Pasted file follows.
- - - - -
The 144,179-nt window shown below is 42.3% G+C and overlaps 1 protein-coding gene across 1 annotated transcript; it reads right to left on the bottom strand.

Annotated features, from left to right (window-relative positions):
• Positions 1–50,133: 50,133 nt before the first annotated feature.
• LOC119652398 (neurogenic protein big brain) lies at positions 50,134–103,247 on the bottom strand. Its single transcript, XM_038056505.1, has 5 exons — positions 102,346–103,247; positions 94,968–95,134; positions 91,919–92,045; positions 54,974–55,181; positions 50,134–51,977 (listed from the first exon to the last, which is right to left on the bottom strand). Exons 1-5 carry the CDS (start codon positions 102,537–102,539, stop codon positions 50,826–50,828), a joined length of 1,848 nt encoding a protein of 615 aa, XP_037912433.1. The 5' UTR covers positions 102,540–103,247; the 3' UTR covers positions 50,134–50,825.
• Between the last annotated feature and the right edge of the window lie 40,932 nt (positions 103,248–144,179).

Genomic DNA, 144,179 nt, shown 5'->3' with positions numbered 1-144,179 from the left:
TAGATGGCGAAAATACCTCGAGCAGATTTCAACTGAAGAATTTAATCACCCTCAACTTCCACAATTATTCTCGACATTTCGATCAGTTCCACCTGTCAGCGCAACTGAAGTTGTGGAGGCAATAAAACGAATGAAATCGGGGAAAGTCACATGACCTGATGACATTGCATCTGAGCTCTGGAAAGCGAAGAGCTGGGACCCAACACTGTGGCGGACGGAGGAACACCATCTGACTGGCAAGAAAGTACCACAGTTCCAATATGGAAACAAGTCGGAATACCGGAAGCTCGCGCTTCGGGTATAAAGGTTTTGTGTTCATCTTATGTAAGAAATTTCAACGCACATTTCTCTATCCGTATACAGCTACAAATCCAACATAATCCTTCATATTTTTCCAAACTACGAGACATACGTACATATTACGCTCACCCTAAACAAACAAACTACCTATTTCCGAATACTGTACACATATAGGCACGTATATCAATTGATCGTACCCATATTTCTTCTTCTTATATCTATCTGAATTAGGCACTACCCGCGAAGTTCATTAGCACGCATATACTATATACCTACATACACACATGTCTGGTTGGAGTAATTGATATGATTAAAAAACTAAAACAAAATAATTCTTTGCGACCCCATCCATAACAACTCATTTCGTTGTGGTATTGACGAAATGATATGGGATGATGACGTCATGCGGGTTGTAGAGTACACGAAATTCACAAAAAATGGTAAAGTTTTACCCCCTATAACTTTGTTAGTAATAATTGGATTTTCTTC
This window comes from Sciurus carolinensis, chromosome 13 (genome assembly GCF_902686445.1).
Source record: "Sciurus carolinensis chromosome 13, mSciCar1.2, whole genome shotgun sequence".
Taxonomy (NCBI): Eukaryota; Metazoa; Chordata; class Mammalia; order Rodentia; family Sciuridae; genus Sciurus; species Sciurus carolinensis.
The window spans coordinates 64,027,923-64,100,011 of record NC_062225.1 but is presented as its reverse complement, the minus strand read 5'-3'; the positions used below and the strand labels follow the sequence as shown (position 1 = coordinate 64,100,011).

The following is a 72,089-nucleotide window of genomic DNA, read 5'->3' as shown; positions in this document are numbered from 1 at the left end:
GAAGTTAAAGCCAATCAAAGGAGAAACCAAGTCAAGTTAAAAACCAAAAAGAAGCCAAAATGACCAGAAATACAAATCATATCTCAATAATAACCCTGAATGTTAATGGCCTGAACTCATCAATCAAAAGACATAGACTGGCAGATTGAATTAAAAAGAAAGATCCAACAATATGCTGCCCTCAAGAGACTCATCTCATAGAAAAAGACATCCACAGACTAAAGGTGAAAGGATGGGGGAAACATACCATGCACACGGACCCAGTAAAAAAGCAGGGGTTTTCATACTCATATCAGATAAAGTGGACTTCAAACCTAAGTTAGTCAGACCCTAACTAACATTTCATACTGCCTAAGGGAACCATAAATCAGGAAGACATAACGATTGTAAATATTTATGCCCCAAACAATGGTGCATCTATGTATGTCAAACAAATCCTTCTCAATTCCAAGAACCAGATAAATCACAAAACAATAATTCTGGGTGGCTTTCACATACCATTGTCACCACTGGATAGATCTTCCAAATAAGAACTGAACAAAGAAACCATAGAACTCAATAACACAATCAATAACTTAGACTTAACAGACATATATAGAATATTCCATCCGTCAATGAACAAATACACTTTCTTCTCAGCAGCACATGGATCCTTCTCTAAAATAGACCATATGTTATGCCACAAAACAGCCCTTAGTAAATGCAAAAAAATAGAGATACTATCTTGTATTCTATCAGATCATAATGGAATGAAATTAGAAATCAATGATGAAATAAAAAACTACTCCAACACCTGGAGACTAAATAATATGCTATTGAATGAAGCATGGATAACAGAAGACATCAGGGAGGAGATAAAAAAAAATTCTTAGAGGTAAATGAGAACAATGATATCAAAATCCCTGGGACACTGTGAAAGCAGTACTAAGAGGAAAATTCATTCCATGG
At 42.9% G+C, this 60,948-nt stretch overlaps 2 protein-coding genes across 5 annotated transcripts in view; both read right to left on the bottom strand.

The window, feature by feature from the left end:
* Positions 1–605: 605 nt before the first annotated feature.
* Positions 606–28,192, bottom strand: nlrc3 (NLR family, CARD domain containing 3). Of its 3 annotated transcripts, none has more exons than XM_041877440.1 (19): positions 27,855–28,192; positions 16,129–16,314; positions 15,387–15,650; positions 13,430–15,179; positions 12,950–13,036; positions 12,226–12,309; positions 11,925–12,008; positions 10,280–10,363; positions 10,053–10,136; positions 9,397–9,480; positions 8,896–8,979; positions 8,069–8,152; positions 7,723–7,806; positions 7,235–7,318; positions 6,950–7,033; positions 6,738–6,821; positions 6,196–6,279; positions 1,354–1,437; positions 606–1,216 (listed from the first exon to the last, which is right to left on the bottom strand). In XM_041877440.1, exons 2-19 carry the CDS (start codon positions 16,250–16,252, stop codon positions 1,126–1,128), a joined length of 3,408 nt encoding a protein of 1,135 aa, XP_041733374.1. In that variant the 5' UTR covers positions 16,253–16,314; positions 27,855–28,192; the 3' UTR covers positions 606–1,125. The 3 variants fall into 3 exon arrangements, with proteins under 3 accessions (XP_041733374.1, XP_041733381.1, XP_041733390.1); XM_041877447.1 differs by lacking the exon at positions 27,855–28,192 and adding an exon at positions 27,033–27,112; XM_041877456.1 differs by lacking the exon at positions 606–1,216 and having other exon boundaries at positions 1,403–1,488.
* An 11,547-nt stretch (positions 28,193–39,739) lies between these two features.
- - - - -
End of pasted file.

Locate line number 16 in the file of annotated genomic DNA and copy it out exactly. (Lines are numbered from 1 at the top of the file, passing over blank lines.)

* Positions 1–605: 605 nt before the first annotated feature.